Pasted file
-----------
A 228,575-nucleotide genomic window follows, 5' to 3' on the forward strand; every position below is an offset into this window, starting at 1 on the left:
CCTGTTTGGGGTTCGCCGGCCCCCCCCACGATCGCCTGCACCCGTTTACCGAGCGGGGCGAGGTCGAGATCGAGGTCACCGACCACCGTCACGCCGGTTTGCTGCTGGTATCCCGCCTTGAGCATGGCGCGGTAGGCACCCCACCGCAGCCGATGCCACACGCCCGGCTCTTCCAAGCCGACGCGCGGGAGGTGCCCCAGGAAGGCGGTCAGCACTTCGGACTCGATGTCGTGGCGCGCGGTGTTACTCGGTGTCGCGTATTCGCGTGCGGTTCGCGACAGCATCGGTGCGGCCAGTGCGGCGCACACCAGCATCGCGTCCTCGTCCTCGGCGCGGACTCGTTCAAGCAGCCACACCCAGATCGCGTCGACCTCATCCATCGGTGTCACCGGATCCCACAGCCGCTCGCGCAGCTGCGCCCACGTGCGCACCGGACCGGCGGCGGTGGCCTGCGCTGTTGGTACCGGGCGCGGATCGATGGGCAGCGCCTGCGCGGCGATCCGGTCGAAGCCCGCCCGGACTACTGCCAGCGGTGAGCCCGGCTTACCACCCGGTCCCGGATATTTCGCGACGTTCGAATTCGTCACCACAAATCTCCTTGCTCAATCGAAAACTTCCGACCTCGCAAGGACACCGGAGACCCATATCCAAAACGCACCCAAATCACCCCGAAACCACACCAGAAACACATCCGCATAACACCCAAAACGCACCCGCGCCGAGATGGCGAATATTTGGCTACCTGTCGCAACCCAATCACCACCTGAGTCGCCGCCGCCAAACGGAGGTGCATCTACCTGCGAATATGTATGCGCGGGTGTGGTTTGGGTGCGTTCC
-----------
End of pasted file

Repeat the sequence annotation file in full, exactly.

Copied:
A 228,575-nucleotide genomic window follows, 5' to 3' on the forward strand; every position below is an offset into this window, starting at 1 on the left:
CCTGTTTGGGGTTCGCCGGCCCCCCCCACGATCGCCTGCACCCGTTTACCGAGCGGGGCGAGGTCGAGATCGAGGTCACCGACCACCGTCACGCCGGTTTGCTGCTGGTATCCCGCCTTGAGCATGGCGCGGTAGGCACCCCACCGCAGCCGATGCCACACGCCCGGCTCTTCCAAGCCGACGCGCGGGAGGTGCCCCAGGAAGGCGGTCAGCACTTCGGACTCGATGTCGTGGCGCGCGGTGTTACTCGGTGTCGCGTATTCGCGTGCGGTTCGCGACAGCATCGGTGCGGCCAGTGCGGCGCACACCAGCATCGCGTCCTCGTCCTCGGCGCGGACTCGTTCAAGCAGCCACACCCAGATCGCGTCGACCTCATCCATCGGTGTCACCGGATCCCACAGCCGCTCGCGCAGCTGCGCCCACGTGCGCACCGGACCGGCGGCGGTGGCCTGCGCTGTTGGTACCGGGCGCGGATCGATGGGCAGCGCCTGCGCGGCGATCCGGTCGAAGCCCGCCCGGACTACTGCCAGCGGTGAGCCCGGCTTACCACCCGGTCCCGGATATTTCGCGACGTTCGAATTCGTCACCACAAATCTCCTTGCTCAATCGAAAACTTCCGACCTCGCAAGGACACCGGAGACCCATATCCAAAACGCACCCAAATCACCCCGAAACCACACCAGAAACACATCCGCATAACACCCAAAACGCACCCGCGCCGAGATGGCGAATATTTGGCTACCTGTCGCAACCCAATCACCACCTGAGTCGCCGCCGCCAAACGGAGGTGCATCTACCTGCGAATATGTATGCGCGGGTGTGGTTTGGGTGCGTTCC